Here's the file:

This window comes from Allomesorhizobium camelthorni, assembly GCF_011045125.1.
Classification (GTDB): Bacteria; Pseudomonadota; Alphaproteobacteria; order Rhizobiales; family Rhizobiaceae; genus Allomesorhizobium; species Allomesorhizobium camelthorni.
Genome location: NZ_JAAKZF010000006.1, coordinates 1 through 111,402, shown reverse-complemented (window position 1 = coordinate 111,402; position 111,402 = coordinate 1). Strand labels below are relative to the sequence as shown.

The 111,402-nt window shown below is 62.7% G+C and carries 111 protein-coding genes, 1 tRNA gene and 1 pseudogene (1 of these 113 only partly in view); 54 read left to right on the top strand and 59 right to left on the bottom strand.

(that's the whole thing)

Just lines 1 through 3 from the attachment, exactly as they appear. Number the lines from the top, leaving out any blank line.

This window comes from Allomesorhizobium camelthorni, assembly GCF_011045125.1.
Classification (GTDB): Bacteria; Pseudomonadota; Alphaproteobacteria; order Rhizobiales; family Rhizobiaceae; genus Allomesorhizobium; species Allomesorhizobium camelthorni.
Genome location: NZ_JAAKZF010000006.1, coordinates 1 through 111,402, shown reverse-complemented (window position 1 = coordinate 111,402; position 111,402 = coordinate 1). Strand labels below are relative to the sequence as shown.